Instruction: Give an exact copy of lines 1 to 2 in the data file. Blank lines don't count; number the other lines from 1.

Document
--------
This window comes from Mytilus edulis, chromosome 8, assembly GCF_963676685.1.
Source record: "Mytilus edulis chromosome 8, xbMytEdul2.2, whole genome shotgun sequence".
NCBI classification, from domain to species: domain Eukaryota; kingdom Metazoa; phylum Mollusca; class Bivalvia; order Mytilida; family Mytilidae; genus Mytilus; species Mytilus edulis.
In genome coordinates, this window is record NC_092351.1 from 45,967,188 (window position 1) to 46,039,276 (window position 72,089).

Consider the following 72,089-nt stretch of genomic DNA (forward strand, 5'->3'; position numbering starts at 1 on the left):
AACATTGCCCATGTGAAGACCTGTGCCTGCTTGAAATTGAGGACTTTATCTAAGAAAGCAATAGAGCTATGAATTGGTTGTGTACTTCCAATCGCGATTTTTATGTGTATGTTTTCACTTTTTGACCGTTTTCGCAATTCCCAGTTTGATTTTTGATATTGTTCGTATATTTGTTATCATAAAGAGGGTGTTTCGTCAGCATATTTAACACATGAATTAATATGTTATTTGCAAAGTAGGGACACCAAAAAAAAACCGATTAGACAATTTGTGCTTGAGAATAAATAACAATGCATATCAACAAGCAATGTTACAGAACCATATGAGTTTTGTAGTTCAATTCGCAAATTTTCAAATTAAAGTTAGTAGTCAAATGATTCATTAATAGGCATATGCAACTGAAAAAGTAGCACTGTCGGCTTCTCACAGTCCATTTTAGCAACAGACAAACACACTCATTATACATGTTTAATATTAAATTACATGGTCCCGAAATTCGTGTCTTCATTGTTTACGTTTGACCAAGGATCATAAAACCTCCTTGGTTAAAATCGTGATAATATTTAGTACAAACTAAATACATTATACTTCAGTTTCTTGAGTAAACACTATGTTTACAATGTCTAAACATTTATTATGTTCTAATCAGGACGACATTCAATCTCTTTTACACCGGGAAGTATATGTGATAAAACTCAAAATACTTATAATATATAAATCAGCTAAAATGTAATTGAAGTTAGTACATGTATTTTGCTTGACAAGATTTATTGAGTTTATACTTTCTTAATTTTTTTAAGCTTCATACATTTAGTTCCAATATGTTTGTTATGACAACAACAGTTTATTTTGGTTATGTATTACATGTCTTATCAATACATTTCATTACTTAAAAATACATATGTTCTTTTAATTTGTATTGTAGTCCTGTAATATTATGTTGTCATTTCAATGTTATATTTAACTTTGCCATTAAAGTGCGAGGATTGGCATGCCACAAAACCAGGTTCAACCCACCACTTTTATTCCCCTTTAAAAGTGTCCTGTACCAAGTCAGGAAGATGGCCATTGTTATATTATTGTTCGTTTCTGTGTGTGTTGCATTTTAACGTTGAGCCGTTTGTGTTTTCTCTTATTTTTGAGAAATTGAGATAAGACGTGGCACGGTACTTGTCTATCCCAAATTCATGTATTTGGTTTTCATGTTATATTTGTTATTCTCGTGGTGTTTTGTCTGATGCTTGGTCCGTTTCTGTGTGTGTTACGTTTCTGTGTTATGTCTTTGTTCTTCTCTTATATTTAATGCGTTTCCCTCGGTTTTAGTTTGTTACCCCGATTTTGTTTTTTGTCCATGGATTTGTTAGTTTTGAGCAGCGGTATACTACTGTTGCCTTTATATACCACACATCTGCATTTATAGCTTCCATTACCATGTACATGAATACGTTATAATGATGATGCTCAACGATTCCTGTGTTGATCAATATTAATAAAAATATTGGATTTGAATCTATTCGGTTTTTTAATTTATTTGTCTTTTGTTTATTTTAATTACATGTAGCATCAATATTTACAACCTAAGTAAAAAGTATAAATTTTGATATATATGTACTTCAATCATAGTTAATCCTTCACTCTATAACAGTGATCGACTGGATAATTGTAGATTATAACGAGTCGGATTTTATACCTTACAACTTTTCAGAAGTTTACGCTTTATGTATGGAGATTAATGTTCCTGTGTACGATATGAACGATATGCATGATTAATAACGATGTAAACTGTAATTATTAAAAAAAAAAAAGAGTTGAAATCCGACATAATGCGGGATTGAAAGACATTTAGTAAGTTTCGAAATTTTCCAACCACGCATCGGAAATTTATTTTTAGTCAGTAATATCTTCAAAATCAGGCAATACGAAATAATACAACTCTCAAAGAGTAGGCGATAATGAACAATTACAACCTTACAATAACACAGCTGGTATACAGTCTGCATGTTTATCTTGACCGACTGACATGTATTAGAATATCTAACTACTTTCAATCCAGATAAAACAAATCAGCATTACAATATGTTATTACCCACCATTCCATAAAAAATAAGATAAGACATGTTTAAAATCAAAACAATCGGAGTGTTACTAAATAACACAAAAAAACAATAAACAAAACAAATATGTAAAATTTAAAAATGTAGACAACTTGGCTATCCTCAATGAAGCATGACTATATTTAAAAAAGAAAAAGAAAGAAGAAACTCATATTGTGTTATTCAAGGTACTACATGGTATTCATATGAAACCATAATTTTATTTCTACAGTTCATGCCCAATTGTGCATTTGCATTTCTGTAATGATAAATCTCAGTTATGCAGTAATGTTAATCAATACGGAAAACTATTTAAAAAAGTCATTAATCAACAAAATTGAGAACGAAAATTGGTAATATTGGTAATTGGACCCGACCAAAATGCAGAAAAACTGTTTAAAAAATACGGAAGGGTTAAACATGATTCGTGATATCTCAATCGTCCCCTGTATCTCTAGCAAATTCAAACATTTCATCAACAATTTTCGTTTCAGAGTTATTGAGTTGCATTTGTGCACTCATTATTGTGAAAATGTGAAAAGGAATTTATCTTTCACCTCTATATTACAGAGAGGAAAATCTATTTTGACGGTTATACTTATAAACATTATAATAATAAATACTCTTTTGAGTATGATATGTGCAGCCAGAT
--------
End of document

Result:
This window comes from Mytilus edulis, chromosome 8, assembly GCF_963676685.1.
Source record: "Mytilus edulis chromosome 8, xbMytEdul2.2, whole genome shotgun sequence".